Using the same example as provided earlier, if you had 150 customers at the start of the quarter, and 85 customers at the end of the quarter, you would do the following equation to determine your churn rate:

((150 - 85) / 150) x 100 = 43.3% Customer Churn Rate

To measure your revenue churn rate, you should use a similar approach. Simply, look at the revenue you’re bringing in at the end of the period compared to the revenue you were making at the beginning of the period, making sure not to count revenue from new customers.

Churn rate benchmark data

The following benchmarks are specific for SaaS companies and are based on data from the end of 2020 to the end of 2021, as reported by Key Banc's 2022 Private SaaS Company Survey:

  • Median Gross Dollar Churn Rate: 14% This shows how much revenue is lost from existing customers over a certain time period, and indicates the financial impact of customer churn.

  • Median Annual Logo Churn: 13% This measures the midpoint of the percentage of customers lost during a year. It provides a benchmark for customer attrition and indicates the average customer turnover.

When trying to narrow in on a good churn rate, be sure to consider how certain time frames affect your churn calculations. For instance, if many of your customer's subscriptions end at a similar time, you may have a higher churn rate right before the renewal day than you do in the midst of their contract. Additionally, some software types may utilize month-to-month contracts, whereas others require contracts of several years at a time. All of these factors will weigh in when comparing your own churn rates to generalized industry benchmarks.

Churn rate vs retention rate: What’s the difference?

Churn and retention rates have an inverse relationship. If you start with 100 customers andlose 15, you have an 85% customer retention rate and a 15% churn rate.

It works the same way when you’re measuring gross revenue churn. If your customers are spending $100 one month and only $95 the next month, you have a 95% gross dollar retention rate and a 5% gross dollar churn rate.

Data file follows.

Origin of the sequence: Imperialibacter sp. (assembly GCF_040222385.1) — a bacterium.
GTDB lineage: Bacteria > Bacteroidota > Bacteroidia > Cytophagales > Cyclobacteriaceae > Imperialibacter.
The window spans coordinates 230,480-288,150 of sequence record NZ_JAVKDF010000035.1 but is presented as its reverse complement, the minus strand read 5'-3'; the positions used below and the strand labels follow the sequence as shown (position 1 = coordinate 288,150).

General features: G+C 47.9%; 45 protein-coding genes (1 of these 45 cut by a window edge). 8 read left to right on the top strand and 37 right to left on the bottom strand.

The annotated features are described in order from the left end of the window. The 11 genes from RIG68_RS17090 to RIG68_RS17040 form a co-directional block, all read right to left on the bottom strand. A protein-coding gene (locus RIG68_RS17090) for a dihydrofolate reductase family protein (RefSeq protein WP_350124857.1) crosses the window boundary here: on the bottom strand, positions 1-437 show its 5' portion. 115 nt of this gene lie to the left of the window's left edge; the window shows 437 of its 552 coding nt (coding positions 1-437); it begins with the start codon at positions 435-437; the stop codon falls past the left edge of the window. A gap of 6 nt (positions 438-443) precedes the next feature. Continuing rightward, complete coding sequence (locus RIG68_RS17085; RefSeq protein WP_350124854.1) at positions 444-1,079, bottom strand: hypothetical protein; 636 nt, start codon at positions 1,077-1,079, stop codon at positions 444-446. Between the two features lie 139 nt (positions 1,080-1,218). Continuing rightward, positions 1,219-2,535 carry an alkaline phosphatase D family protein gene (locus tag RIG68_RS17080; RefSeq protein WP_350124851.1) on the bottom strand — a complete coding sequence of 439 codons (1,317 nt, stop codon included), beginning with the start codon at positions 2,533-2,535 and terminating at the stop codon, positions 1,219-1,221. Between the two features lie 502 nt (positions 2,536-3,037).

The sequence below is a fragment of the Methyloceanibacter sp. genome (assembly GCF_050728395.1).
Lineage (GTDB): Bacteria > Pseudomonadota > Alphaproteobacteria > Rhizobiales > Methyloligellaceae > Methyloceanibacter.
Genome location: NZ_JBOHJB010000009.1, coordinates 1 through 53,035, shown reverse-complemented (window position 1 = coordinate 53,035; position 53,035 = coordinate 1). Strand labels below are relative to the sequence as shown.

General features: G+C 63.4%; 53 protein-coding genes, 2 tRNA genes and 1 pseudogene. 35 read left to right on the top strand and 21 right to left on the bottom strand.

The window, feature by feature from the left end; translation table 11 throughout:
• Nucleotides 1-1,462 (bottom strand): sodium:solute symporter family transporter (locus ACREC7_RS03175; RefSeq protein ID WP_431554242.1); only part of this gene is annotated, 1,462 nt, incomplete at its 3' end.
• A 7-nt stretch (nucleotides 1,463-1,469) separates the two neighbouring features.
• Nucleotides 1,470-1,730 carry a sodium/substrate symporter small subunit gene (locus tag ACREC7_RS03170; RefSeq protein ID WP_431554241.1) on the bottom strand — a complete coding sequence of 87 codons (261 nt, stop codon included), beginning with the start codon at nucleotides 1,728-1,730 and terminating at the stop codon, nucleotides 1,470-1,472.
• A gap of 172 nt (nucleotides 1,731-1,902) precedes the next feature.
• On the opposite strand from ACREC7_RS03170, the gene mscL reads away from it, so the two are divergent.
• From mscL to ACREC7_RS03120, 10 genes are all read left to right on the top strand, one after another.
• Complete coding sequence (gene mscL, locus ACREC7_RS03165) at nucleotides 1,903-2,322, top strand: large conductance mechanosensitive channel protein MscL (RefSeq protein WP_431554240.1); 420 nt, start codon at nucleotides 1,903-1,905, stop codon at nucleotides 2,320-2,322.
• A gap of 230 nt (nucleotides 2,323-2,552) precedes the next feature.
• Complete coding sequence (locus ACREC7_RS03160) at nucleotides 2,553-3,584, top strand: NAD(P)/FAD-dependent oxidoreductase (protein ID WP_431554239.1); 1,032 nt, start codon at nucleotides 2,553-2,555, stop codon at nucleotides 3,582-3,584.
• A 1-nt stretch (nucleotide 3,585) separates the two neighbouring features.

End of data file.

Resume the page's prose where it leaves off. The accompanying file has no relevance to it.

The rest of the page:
With net dollar retention, you have a few more numbers to consider, but the inverse relationship is still there. Say your customers are spending $10,000 per month. One customer cancels their $100/month subscription, but other customers upgrade their plans, which brings in an extra $800 of monthly revenue. In this example, you have a net revenue retention rate of 107% and a churn rate of -7%.

Churn and retention rates are important for all businesses, but they are particularly critical for SaaS startups and ecommerce platforms that rely on subscriptions and repeat purchases. Your specific customer base, price point, and business model, along with other factors, will affect your company’s churn and retention goals. Remember this when comparing your data with industry benchmarks.

Why and how to track customer churn and retention rates

Churn and retention are two customer success metrics that provide a ton of useful information on the and long-term viability as a business. Consider their relationship and how it impacts your profitability:

  • Retaining customers is often more cost-effective than customer acquisition

  • Retention impacts profitability and repeat purchases

  • Customer satisfaction directly affects customer retention rates

  • Tracking unhappy clients via Net Promoter Score (NPS) ratings and intervening can minimize the number of churned customers

  • Customer churn causes financial loss and decreased revenues

  • Revenue churn leads to increased customer acquisition costs

Tracking retention and churn rates, in addition to other SaaS churn metrics, will help uncover problems before they impact the organization financially.

So, how do you track them? The easiest, and most complete, way would be to use a financial operations software like ours. Maxio makes it easy to identify churn and retention issues and make informed decisions to help keep customers happy, whether that means optimizing marketing strategies, adding upgrade features, or offering expansion plans.

We put together this free SaaS metrics template to get you started with a comprehensive set of foundational SaaS metrics (that you can trust).

Your Plug-and-Play SaaS Metrics Dashboard

In this template, you’ll find a comprehensive set of pre-built SaaS metrics (that you can trust) to wow investors and make key business decisions with confidence.

Chart your path to profitability with metrics like:

  • Subscription Momentum (ARR, customer count, average ARR)

  • Churn & Retention (churn rate, renewal rate, net revenue retention)

  • Customer Lifetime Value (CLV)

Get the template